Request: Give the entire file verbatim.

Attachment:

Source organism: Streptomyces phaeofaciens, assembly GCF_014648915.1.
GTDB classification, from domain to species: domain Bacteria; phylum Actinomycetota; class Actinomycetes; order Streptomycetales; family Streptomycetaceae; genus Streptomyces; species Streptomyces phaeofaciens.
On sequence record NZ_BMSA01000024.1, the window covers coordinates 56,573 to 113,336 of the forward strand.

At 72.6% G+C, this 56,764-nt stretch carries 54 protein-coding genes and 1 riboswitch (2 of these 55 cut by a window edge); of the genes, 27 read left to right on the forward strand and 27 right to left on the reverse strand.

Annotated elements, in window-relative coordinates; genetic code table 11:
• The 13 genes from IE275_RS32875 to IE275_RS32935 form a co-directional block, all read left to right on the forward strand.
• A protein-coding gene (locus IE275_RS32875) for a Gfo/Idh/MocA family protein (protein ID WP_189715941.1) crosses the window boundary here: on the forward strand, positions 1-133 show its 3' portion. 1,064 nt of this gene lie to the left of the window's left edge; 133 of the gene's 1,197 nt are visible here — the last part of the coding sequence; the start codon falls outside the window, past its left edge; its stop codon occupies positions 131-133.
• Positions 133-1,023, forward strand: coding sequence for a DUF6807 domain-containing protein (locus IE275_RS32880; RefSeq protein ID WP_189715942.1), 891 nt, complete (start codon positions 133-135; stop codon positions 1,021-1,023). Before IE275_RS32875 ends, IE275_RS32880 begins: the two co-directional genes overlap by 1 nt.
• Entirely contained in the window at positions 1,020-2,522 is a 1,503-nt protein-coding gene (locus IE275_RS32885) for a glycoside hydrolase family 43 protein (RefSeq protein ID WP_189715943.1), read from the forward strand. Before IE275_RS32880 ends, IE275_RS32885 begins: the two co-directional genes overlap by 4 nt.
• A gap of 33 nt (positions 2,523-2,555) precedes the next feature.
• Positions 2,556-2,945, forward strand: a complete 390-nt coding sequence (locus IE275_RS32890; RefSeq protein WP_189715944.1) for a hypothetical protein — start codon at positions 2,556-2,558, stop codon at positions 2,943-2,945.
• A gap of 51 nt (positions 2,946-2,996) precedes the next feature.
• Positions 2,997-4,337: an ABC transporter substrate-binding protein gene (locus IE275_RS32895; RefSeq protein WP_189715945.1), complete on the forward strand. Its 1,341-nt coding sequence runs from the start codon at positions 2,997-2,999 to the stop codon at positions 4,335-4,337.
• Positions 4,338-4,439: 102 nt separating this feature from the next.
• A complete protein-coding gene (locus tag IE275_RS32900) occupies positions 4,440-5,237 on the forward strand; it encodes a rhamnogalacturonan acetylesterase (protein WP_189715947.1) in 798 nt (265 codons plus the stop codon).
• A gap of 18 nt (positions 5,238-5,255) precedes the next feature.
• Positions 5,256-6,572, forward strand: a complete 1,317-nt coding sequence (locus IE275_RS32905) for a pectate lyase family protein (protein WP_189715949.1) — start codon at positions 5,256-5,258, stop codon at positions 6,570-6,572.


Source organism: Streptomyces phaeofaciens, assembly GCF_014648915.1.
GTDB classification, from domain to species: domain Bacteria; phylum Actinomycetota; class Actinomycetes; order Streptomycetales; family Streptomycetaceae; genus Streptomyces; species Streptomyces phaeofaciens.
On sequence record NZ_BMSA01000024.1, the window covers coordinates 56,573 to 113,336 of the forward strand.

At 72.6% G+C, this 56,764-nt stretch carries 54 protein-coding genes and 1 riboswitch (2 of these 55 cut by a window edge); of the genes, 27 read left to right on the forward strand and 27 right to left on the reverse strand.

Annotated elements, in window-relative coordinates; genetic code table 11:
• The 13 genes from IE275_RS32875 to IE275_RS32935 form a co-directional block, all read left to right on the forward strand.
• A protein-coding gene (locus IE275_RS32875) for a Gfo/Idh/MocA family protein (protein ID WP_189715941.1) crosses the window boundary here: on the forward strand, positions 1-133 show its 3' portion. 1,064 nt of this gene lie to the left of the window's left edge; 133 of the gene's 1,197 nt are visible here — the last part of the coding sequence; the start codon falls outside the window, past its left edge; its stop codon occupies positions 131-133.
• Positions 133-1,023, forward strand: coding sequence for a DUF6807 domain-containing protein (locus IE275_RS32880; RefSeq protein ID WP_189715942.1), 891 nt, complete (start codon positions 133-135; stop codon positions 1,021-1,023). Before IE275_RS32875 ends, IE275_RS32880 begins: the two co-directional genes overlap by 1 nt.
• Entirely contained in the window at positions 1,020-2,522 is a 1,503-nt protein-coding gene (locus IE275_RS32885) for a glycoside hydrolase family 43 protein (RefSeq protein ID WP_189715943.1), read from the forward strand. Before IE275_RS32880 ends, IE275_RS32885 begins: the two co-directional genes overlap by 4 nt.
• A gap of 33 nt (positions 2,523-2,555) precedes the next feature.
• Positions 2,556-2,945, forward strand: a complete 390-nt coding sequence (locus IE275_RS32890; RefSeq protein WP_189715944.1) for a hypothetical protein — start codon at positions 2,556-2,558, stop codon at positions 2,943-2,945.
• A gap of 51 nt (positions 2,946-2,996) precedes the next feature.
• Positions 2,997-4,337: an ABC transporter substrate-binding protein gene (locus IE275_RS32895; RefSeq protein WP_189715945.1), complete on the forward strand. Its 1,341-nt coding sequence runs from the start codon at positions 2,997-2,999 to the stop codon at positions 4,335-4,337.
• Positions 4,338-4,439: 102 nt separating this feature from the next.
• A complete protein-coding gene (locus tag IE275_RS32900) occupies positions 4,440-5,237 on the forward strand; it encodes a rhamnogalacturonan acetylesterase (protein WP_189715947.1) in 798 nt (265 codons plus the stop codon).
• A gap of 18 nt (positions 5,238-5,255) precedes the next feature.
• Positions 5,256-6,572, forward strand: a complete 1,317-nt coding sequence (locus IE275_RS32905) for a pectate lyase family protein (protein WP_189715949.1) — start codon at positions 5,256-5,258, stop codon at positions 6,570-6,572.